Donald Trump and North Korea: A Timeline of Engagement Beyond Fire and Fury

Sofia Lotto Persio
Newsweek

CIA director Mike Pompeo met North Korean leader Kim Jong Un in a top-secret meeting, The Washington Post first reported on Tuesday. 

While the White House initially refused to comment on the CIA chief's travel, President Donald Trump confirmed on Wednesday that Pompeo met with Kim—not during the Easter weekend as the Post reported, but last week. 

"Mike Pompeo met with Kim Jong Un in North Korea last week. Meeting went very smoothly and a good relationship was formed. Details of Summit are being worked out now. Denuclearization will be a great thing for World, but also for North Korea!" Trump wrote in a tweet.

Trending: iPhone Security: Your Six-Digit Pass Code Is No Longer Safe


The high-level meeting, which took place about a month after the president indicated Pompeo would succeed Rex Tillerson at the State Department, represented the most direct contact between the Trump administration and the North Korean regime ahead of a proposed summit between the countries’ leaders that, according to Trump, will take place by early June.

Trump first declared his interest in meeting with Kim in May, when he told Bloomberg he’d be “honored” to meet the North Korean leader “under the right circumstances.”

04_18_Pompeo_Kim_Trump
04_18_Pompeo_Kim_Trump

A combination photo shows CIA Director Mike Pompeo (L) in Washington, North Korean leader Kim Jong Un (C) in Pyongyang, North Korea, and U.S. President Donald Trump (R), in Palm Beach, Florida, U.S., respectively from Reuters files. Yuri Gripas/Reuters (L) & KCNA handout via Reuters & Kevin Lamarque (R)

But until the recent Olympic overture, North Korea’s numerous missile and nuclear tests had made those circumstances less than ideal.

January 2017 - May 2017: Focus on China

Even before his inauguration on January 21, Trump had put North Korea on top of his agenda. “North Korea just stated that it is in the final stages of developing a nuclear weapon capable of reaching parts of the U.S. It won't happen!” a tweet he wrote on January 2 read, followed by another tweet in which Trump called out China for not helping enough with its rogue neighbor.

Trump continued to demand China’s support in dealing with North Korea for the next two months. “North Korea is behaving very badly. They have been 'playing' the United States for years. China has done little to help!” he wrote on March 17, 2017.

The meeting with Chinese President Xi Jinping on April 7, 2017, improved Trump's opinion of Chinese efforts to contain North Korea.

Don't miss: What Is Metal Fatigue? The Issue Contributed to Southwest Engine Failure Accident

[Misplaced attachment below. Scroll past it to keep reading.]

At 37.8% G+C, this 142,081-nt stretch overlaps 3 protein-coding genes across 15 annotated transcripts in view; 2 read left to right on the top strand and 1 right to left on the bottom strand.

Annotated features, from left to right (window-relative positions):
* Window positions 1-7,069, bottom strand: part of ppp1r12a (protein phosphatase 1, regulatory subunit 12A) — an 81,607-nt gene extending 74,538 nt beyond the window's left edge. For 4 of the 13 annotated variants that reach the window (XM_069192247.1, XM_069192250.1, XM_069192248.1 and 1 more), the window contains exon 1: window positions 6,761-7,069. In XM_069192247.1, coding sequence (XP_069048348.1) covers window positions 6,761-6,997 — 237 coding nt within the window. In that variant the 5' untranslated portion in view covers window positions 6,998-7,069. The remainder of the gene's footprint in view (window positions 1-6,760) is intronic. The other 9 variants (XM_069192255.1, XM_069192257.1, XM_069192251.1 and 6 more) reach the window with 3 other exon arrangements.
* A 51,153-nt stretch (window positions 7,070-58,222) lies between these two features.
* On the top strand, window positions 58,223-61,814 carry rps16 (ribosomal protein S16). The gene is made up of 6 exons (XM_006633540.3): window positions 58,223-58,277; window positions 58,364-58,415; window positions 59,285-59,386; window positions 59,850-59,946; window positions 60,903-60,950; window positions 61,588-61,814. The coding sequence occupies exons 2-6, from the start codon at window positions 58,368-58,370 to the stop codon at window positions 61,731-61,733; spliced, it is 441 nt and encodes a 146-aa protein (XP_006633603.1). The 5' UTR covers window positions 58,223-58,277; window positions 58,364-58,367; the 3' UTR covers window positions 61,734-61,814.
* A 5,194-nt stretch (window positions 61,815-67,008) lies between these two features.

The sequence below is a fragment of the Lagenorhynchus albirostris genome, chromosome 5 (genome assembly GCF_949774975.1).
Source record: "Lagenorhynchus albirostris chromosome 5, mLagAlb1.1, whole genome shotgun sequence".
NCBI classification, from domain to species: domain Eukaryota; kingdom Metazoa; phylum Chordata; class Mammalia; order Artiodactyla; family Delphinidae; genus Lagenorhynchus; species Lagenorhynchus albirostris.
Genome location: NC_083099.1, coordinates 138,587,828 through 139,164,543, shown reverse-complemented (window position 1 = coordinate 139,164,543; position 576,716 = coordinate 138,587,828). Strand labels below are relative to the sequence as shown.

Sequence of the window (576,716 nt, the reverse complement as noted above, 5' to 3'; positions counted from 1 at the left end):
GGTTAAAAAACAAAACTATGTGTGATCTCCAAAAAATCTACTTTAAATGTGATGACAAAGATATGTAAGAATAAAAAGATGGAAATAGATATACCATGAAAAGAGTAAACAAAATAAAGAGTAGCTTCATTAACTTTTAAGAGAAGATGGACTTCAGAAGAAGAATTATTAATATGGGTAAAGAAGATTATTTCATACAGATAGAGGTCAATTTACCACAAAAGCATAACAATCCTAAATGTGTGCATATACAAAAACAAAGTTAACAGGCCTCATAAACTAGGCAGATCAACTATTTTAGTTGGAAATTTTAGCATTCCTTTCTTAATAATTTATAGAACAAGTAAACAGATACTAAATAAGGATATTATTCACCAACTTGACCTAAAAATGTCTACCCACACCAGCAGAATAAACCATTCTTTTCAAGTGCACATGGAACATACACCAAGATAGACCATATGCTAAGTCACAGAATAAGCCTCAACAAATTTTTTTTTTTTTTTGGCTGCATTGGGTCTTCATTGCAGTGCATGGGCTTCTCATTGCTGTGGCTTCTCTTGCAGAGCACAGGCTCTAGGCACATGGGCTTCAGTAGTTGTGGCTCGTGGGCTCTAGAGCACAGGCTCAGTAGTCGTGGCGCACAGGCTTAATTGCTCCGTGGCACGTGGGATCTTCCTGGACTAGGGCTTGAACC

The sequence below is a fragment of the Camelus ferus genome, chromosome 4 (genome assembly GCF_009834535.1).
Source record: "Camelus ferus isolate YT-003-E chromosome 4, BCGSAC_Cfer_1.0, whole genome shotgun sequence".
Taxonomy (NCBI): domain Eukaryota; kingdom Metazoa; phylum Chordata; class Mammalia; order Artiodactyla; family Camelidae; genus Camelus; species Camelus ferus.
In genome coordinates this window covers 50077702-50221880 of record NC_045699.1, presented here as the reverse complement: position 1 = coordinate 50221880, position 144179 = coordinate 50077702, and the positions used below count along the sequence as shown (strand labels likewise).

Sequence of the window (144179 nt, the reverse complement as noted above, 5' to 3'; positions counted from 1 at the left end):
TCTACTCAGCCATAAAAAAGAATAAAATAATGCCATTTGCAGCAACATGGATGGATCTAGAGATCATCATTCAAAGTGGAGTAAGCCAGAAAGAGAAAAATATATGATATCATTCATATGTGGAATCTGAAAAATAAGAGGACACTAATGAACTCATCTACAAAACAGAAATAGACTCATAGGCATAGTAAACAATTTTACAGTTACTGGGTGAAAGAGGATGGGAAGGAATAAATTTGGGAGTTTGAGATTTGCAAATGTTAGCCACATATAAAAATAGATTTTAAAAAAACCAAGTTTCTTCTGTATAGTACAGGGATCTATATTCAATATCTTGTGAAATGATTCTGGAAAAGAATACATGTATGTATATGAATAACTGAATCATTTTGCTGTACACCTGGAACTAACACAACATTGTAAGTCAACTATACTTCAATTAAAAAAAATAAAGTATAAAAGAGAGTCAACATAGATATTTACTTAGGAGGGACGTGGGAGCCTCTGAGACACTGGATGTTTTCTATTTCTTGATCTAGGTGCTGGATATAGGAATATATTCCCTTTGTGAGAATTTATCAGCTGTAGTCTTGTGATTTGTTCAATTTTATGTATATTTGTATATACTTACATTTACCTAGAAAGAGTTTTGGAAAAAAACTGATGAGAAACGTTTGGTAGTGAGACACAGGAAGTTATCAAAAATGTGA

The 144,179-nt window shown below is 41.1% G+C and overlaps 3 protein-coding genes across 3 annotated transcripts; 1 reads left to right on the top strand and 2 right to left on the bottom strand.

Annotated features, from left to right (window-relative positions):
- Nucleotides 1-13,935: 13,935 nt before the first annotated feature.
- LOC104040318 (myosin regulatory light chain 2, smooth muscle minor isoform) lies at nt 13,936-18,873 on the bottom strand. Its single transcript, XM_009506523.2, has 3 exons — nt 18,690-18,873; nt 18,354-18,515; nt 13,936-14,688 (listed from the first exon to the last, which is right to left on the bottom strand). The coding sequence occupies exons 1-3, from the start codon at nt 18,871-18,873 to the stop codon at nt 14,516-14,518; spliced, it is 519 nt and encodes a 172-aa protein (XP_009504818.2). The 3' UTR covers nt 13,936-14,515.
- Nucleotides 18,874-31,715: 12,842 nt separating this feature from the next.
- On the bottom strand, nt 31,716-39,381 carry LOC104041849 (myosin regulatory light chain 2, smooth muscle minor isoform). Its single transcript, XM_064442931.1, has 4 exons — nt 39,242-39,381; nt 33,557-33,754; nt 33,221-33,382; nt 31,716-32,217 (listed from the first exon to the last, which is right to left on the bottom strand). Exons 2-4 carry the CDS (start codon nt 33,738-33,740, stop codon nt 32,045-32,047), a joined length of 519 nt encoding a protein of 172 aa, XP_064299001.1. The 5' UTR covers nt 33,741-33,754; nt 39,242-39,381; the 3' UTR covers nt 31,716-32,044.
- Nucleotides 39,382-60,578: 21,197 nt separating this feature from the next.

“I have great confidence that China will properly deal with North Korea. If they are unable to do so, the U.S., with its allies, will! U.S.A.” he wrote shortly after the meeting. When North Korea test launched a missile at the end of the month, Trump thought about China.

“North Korea disrespected the wishes of China & its highly respected President when it launched, though unsuccessfully, a missile today. Bad!” he tweeted on April 28.

“North Korea has shown great disrespect for their neighbor, China, by shooting off yet another ballistic missile...but China is trying hard!” he tweeted again, a month later, after North Korea test-fired a ballistic missile on May 29.

June 2017: The end of the era of strategic patience

Within the first six months of Trump’s government, North Korea held nine separate missile tests, but the case of Otto Warmbier, the American student who was sentenced to 15 years’ hard labor in North Korea in 2016, heightened the already tense relations between Washington and Pyongyang. The U.S. secured the release of the prisoner on June 13, but the 22-year-old was in a coma and died on June 19.

By the end of the month, Trump announced: “The era of strategic patience with the North Korea regime has failed. That patience is over.” He also called on the U.N. Security Council to impose new sanctions on the regime.


July - September 2017: Fire and Fury

Trump’s warnings failed to halt Kim’s missile tests. On July 4, North Korea launched its first intercontinental ballistic missile (ICBM) believed to be capable of reaching the U.S. mainland.

“North Korea has just launched another missile. Does this guy have anything better to do with his life?” Trump tweeted in apparent exasperation that day, hoping that China would put “a heavy move” on North Korea and “end this nonsense once and for all.”